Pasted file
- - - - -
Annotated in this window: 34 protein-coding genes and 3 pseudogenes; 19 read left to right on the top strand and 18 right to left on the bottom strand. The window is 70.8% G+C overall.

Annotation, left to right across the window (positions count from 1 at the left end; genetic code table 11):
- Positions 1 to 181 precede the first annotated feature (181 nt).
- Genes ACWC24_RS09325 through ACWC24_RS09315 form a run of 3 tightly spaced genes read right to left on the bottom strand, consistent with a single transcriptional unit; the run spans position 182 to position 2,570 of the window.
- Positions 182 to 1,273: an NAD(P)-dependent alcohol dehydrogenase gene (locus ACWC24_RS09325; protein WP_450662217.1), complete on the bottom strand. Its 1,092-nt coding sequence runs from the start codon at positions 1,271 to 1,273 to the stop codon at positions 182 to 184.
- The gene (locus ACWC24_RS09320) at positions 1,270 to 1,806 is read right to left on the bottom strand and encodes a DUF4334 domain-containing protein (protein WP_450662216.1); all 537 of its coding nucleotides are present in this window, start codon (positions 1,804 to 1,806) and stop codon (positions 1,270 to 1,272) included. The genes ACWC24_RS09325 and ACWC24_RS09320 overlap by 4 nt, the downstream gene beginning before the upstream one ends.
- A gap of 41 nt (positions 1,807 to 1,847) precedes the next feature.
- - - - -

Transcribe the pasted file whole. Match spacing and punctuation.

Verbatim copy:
Annotated in this window: 34 protein-coding genes and 3 pseudogenes; 19 read left to right on the top strand and 18 right to left on the bottom strand. The window is 70.8% G+C overall.

Annotation, left to right across the window (positions count from 1 at the left end; genetic code table 11):
- Positions 1 to 181 precede the first annotated feature (181 nt).
- Genes ACWC24_RS09325 through ACWC24_RS09315 form a run of 3 tightly spaced genes read right to left on the bottom strand, consistent with a single transcriptional unit; the run spans position 182 to position 2,570 of the window.
- Positions 182 to 1,273: an NAD(P)-dependent alcohol dehydrogenase gene (locus ACWC24_RS09325; protein WP_450662217.1), complete on the bottom strand. Its 1,092-nt coding sequence runs from the start codon at positions 1,271 to 1,273 to the stop codon at positions 182 to 184.
- The gene (locus ACWC24_RS09320) at positions 1,270 to 1,806 is read right to left on the bottom strand and encodes a DUF4334 domain-containing protein (protein WP_450662216.1); all 537 of its coding nucleotides are present in this window, start codon (positions 1,804 to 1,806) and stop codon (positions 1,270 to 1,272) included. The genes ACWC24_RS09325 and ACWC24_RS09320 overlap by 4 nt, the downstream gene beginning before the upstream one ends.
- A gap of 41 nt (positions 1,807 to 1,847) precedes the next feature.